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School is back in session and here are some great books to celebrate your child’s new school year. All books are picture books and are perfect for ages three through seven.

 We Don’t Eat Our Classmates, by Ryan T. Higgins, is a wonderful and perfect story to help youngsters beginning school and learning to deal with others in a classroom setting. Penelope is an adorable little dinosaur who is surprised to find her new classroom full of humans! She must restrain herself from her desire to eat them in order to make friends and get along with others. This is a very ingenious and humorous way to help kids learn about their behavior and the consequences that can take place. The brilliant artwork was created by scans of tested clayboard for textures, graphite, ink and Photoshop. The lessons learned here will definitely make a positive teachable impact on youngsters! Be sure to check out the darling end-pages.

On the First Day of First Grade, by Tish Rabe, and brightly illustrated by Sarah Jennings, is a clever take on “The Twelve Days of Christmas” song. Each new day of school begins with a new activity and then repeating the activities already stated. What becomes clear is the first sentence throughout – “I had fun right away”. The illustrations were made by using Photoshop and watercolor paint to create the digital pictures and color fills each double-page entry.

It’s Your First Day of School Busy Bus!, by Jodi Jensen Shaffer, and nicely painted with bright yellows found throughout by Claire Messer, will surely help those youngsters who are a bit nervous with beginning a new school year. This book takes the viewpoint of the bus and now he is jittery about being prepared. In the first part of the book, the driver makes sure the bus is safe by exploring the different parts of the vehicle. The rest of the book deals with the nervous bus greeting his passengers. The illustrations were made with lino prints and black ink and then colored digitally.

Ready or Not, Woolbur Goes to School!, by Leslie Helakoski, and vividly painted with open-page scenes by Lee Harper, is a terrific story showcasing how the power of being confident and looking for the positive can help one get through new situations that may otherwise be frightening. Woolbur is about to start school and his parents worry he may not be ready. He states that he can dress himself and even write his name. When others in the class complain that they have to wait to take their turn at activities, his reaction to his classmates is “I know” “Isn’t is great?” This is the same statement when his classmates complain. Woolbur is a wonderful example of enjoying all that comes our way!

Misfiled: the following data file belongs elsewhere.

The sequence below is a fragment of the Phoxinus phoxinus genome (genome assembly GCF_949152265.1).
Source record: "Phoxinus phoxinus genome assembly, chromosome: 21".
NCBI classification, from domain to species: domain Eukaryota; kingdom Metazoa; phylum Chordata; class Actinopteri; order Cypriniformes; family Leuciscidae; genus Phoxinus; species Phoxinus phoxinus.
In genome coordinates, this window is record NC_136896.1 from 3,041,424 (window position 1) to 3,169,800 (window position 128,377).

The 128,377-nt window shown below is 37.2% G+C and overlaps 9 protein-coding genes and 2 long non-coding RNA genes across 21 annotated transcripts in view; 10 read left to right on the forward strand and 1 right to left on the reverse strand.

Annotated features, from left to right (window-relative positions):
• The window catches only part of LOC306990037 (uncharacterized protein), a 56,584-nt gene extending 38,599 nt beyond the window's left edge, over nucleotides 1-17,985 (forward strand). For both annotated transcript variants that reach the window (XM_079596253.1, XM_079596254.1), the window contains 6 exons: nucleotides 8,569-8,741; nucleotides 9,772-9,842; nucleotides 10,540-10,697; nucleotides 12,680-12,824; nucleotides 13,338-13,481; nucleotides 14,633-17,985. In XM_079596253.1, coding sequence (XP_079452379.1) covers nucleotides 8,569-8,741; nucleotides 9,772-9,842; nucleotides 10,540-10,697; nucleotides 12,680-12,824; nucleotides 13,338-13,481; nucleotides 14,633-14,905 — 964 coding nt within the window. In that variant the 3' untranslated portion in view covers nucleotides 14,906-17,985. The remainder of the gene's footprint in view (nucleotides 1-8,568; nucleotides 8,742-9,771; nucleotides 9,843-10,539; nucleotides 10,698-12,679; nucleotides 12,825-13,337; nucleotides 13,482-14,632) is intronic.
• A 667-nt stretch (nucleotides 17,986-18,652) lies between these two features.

Click, Clack, Quack to School!, by Doreen Cronin, and painted with watercolor by Betsy Lewin, brings back the Click Clack Classic favorite with a new story about school. Farmer Brown tells his farm animals that he has been invited to school as a guest. But he warns his excited animal friends that they must be on their best behavior. They must be quiet and line up and be their very best. But something happens when they get to the school that will bring smiles to the animals and readers as well. Be sure you read the positive rules found at the end of the story. And the end-pages are a delight!

Shark Dog and the School Trip Rescue!, by Ged Adamson, is a fun and funny story about this peculiar dog who is also part shark! Shark dog gets to go with the school class on a field trip to explore the great outdoors. But along the way, they come upon a hurt animal and they also lose their way. However, Shark Dog will come through for all problems at hand! The illustrations were made with pencil and watercolor.

Dear Substitute, by Liz Garton Scanlon and Audrey Vernick, and painted with his trademark watercolor and gouache by the famous Chris Raschka, is a richly told story in the unique pattern of epistolary poems. When a student is not too happy with the fact that her teacher isn’t at school, she expresses her concerns in this poetic fashion. However, she begins to see how a little change can be a good thing after all. This book is so well painted and written, it could definitely become a Caldecott nominee! And please check out the clever end-pages. 

Ava’s Spectacular Spectacles, by Alice Rex, and illustrated with bright color filling the double-pages by Angela Perrini, begins with young Ava being asked where her glasses are by her teacher, Mrs. Cook. Ava doesn’t like to wear them, but Mrs. Cook is a very astute teacher and opens a large storybook in front of Ava. She proceeds to flip through the stories asking what would have happened if Little Red Riding Hood’s grandmother only had glasses! And Little Bo-Peep would never have lost her sheep if she had glasses on. And what about Little Miss Muffet? If she had her glasses on, she would have seen that spider and perhaps used bug spray! By the end of this book, Ava feels much better about her glasses!